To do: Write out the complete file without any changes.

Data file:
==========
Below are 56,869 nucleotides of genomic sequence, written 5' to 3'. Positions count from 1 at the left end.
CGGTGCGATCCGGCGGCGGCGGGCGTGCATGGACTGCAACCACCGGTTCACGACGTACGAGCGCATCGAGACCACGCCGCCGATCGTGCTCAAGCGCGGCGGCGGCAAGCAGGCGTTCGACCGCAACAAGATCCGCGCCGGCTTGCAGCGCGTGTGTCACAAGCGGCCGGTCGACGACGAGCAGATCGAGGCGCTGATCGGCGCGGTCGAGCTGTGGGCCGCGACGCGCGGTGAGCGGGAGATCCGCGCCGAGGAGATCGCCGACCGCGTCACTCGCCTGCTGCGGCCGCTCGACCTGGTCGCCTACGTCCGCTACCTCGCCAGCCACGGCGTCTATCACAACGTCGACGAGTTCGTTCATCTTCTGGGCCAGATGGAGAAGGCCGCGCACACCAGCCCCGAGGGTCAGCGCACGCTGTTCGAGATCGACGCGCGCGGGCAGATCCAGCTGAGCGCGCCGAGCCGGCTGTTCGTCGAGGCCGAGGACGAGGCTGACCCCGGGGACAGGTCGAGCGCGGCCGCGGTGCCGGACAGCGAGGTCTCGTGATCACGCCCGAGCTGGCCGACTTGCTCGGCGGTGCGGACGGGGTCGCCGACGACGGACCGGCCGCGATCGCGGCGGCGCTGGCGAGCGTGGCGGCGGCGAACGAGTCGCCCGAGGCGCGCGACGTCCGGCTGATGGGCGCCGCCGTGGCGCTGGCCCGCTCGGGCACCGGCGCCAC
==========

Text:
Below are 56,869 nucleotides of genomic sequence, written 5' to 3'. Positions count from 1 at the left end.
CGGTGCGATCCGGCGGCGGCGGGCGTGCATGGACTGCAACCACCGGTTCACGACGTACGAGCGCATCGAGACCACGCCGCCGATCGTGCTCAAGCGCGGCGGCGGCAAGCAGGCGTTCGACCGCAACAAGATCCGCGCCGGCTTGCAGCGCGTGTGTCACAAGCGGCCGGTCGACGACGAGCAGATCGAGGCGCTGATCGGCGCGGTCGAGCTGTGGGCCGCGACGCGCGGTGAGCGGGAGATCCGCGCCGAGGAGATCGCCGACCGCGTCACTCGCCTGCTGCGGCCGCTCGACCTGGTCGCCTACGTCCGCTACCTCGCCAGCCACGGCGTCTATCACAACGTCGACGAGTTCGTTCATCTTCTGGGCCAGATGGAGAAGGCCGCGCACACCAGCCCCGAGGGTCAGCGCACGCTGTTCGAGATCGACGCGCGCGGGCAGATCCAGCTGAGCGCGCCGAGCCGGCTGTTCGTCGAGGCCGAGGACGAGGCTGACCCCGGGGACAGGTCGAGCGCGGCCGCGGTGCCGGACAGCGAGGTCTCGTGATCACGCCCGAGCTGGCCGACTTGCTCGGCGGTGCGGACGGGGTCGCCGACGACGGACCGGCCGCGATCGCGGCGGCGCTGGCGAGCGTGGCGGCGGCGAACGAGTCGCCCGAGGCGCGCGACGTCCGGCTGATGGGCGCCGCCGTGGCGCTGGCCCGCTCGGGCACCGGCGCCAC